The Eastern Conference has its main event in this one — heeding the seeding, no underdog playing its way up from a lower berth. The Celtics needed a game or two more than many of us expected to dispatch Atlanta, but they got here. The Sixers swept their way through the Nets. And now, as Philadelphia forward P.J. Tucker told his guys, “We’ve been playing all year knowing this is what the end result is going to be … this is our season.”
Head to head, this series almost has been played, with Boston taking the first three of four meetings in the regular season. The Sixers’ lone victory in April required 52 points from Joel Embiid on a night when neither Jaylen Brown nor Robert Williams III played. But that was then. The Sixers are on a mission and Embiid, however hobbled by a knee sprain, has a likely Kia MVP honor to justify.
There’s a bonus waiting for the winner: No Milwaukee, the anticipated but now absent East power, to face from the bracket’s other side. Not that either of these teams needed extra incentive, given the history and the stakes.
3 things to watch
Is Philadelphia’s defense up to this task? The Sixers ranked eighth overall (112.7) in defensive rating this season, but struggled at 119.1 and a net rating of minus-4.9 in the four games against Boston. Eight Celtics averaged double figures, led by wings Jayson Tatum and Jaylen Brown, who will stress less-athletic Philadelphia defenders such as Tucker, Tobias Harris, Jalen McDaniels or De’Anthony Melton.
James Harden and his work at the rim. How much does The Beard have left in his tank, and can he dominate offensively when Embiid is off the floor? He took 67 shots for 69 points in the opening round against Brooklyn and after a 7-for-13 night from deep in Game 1, Harden shot 7-for-20 over the final three games. But his 4-for-17 at the rim in the series was the real reveal. He went from 6.2 trips to the foul line during the season to 2.8. That’s not the secondary scorer the Sixers sought or need.
Two coaches in the spotlight. They got to this showdown from dramatically different points on the coaching spectrum, with Doc Rivers ninth (1,097) on the all-time victories list vs. rookie Joe Mazzulla snagging a third-place finish in Coach of the Year balloting. Both get plenty of criticism, Rivers for his repeated inability to close out series and advance (his last Finals team was in 2010) and Mazzulla for too much of a do-nothing atmosphere on the sideline. One of them will reach the East finals, but each needs the championship round to shush skeptics.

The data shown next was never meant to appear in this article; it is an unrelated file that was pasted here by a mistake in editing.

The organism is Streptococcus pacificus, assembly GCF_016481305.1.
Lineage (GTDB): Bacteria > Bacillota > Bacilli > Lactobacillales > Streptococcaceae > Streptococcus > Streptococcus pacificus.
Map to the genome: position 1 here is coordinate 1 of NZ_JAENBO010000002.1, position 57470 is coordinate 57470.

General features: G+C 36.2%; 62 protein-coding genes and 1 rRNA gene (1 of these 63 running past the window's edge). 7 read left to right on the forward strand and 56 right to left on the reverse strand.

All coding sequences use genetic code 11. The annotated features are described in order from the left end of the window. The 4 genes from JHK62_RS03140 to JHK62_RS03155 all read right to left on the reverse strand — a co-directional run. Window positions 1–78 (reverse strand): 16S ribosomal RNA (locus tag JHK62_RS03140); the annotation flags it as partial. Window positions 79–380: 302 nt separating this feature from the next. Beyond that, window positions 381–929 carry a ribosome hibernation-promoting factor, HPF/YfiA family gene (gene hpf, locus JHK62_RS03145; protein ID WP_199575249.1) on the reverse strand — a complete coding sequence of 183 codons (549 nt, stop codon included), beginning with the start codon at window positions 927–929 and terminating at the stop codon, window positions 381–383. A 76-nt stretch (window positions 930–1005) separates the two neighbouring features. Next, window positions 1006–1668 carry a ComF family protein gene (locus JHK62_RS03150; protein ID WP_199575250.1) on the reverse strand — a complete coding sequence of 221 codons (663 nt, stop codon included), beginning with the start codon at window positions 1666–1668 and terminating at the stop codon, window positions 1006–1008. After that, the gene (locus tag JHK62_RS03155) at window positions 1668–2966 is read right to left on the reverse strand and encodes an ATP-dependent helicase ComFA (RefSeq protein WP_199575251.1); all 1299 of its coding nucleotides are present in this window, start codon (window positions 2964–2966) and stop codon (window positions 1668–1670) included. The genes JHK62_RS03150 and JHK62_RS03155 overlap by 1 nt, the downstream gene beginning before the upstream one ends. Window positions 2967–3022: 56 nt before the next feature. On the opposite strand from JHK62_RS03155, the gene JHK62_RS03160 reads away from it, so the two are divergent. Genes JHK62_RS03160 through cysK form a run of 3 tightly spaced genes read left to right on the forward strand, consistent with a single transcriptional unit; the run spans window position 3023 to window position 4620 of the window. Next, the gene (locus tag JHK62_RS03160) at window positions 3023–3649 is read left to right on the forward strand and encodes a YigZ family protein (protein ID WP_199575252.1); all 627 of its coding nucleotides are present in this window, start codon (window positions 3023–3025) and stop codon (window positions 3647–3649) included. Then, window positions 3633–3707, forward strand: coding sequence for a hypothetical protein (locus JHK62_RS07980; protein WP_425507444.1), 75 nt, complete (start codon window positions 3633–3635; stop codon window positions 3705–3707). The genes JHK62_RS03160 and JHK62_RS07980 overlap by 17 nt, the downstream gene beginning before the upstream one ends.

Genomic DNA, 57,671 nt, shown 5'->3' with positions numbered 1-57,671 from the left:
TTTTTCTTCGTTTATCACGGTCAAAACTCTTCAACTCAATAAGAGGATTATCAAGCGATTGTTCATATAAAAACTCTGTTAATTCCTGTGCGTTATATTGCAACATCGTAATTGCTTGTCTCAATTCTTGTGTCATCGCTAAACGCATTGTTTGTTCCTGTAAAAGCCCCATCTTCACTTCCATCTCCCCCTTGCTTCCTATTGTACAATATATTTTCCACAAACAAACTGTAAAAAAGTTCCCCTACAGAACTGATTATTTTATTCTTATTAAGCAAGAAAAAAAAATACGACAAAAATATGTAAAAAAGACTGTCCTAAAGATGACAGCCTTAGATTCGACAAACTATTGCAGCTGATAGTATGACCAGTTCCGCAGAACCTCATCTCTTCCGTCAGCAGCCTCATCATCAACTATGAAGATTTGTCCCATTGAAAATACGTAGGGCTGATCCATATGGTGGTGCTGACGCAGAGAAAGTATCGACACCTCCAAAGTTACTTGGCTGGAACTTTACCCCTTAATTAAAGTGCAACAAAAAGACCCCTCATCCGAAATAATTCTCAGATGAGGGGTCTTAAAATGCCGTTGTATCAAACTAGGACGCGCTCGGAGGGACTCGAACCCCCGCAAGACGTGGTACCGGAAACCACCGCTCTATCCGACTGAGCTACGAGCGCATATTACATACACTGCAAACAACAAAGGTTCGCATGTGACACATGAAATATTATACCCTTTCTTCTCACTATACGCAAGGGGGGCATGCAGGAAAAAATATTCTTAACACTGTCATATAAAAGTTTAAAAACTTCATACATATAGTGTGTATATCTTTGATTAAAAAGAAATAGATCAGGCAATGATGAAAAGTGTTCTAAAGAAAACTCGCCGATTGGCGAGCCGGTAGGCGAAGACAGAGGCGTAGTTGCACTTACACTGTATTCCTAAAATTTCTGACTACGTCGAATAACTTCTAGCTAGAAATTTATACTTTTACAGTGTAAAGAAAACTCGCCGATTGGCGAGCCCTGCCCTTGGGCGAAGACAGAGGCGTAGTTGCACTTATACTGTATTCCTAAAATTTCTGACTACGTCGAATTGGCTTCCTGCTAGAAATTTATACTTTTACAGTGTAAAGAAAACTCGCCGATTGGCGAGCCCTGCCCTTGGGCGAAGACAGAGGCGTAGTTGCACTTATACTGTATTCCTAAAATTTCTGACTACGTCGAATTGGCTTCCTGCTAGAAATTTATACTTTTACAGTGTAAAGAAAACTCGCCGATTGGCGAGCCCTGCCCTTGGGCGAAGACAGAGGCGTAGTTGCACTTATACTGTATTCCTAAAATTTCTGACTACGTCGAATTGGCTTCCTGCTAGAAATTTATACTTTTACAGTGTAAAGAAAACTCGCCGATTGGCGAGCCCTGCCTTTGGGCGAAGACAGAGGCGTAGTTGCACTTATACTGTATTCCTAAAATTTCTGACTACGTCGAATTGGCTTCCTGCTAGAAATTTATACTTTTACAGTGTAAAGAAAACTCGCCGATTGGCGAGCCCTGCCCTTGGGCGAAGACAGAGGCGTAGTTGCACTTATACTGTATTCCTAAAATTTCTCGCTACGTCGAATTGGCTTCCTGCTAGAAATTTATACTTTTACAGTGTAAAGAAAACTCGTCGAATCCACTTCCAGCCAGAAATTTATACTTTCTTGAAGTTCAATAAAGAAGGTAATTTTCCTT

Joel Embiid’s knee brace. It figures to be well-known as the Philadelphia center’s most important sidekick by the time this series is over. Get familiar with the term “sprained lateral collateral ligament” because that condition in Embiid’s right knee will be in play, particularly when he isn’t, dictating his level of performance. It is the third straight postseason in which injury hangs over the big guy in the conference semifinals, and his effectiveness will be linked to how near or how far he is below 100% good health. Even with him in MVP form, the challenge is, if the Celtics “let” Embiid get his, do the Sixers have enough firepower elsewhere to make them pay?
Number to Know
31 — In their four regular-season meetings, the Sixers attempted 31 free throws per 100 shots from the field, the second-highest rate for any opponent against Boston. Overall, Philly led the league in free throw rate (30 FTA per 100 FGA) while also shooting 83.5% from the line, the second-best mark in NBA history. Embiid was just the seventh player in NBA history to average at least 10 made free throws per game, totaling 661 in his 66 regular season.
With the Nets double-teaming Embiid almost every time he touched the ball (and with him missing Game 4), the Sixers ranked 15th in free throw rate (17.8 attempts per 100 shots from the field) in the first round. The only team with a lower rate (17.6 per 100) was the Celtics’ opponent. Boston ranked third in opponent free throw rate (23.4 per 100) in the regular season.
As noted, the Sixers were able to get to the line against the Celtics, and Philly outscored Boston by 37 points at the stripe over the four games. But Boston was a plus-57 from beyond the arc in winning three of the four, and we could see another battle of free throws vs. 3s in this series.
— John Schuhmann
Philadelphia is desperate to advance past the second round, something it hasn’t managed in the Embiid era or, actually, since Allen Iverson led the Sixers to the 2001 Finals. A stronger supporting cast was assembled precisely for this moment. But Boston is determined to prove that last spring’s experience against Golden State was their knocking-at-the-door of the franchise’s first title since 2008. Whatever flaws showed at home in Game 5 against the Hawks were cleaned up by the Game 6 clincher. Home court, depth and defense are enough to swing this. Celtics in 6.
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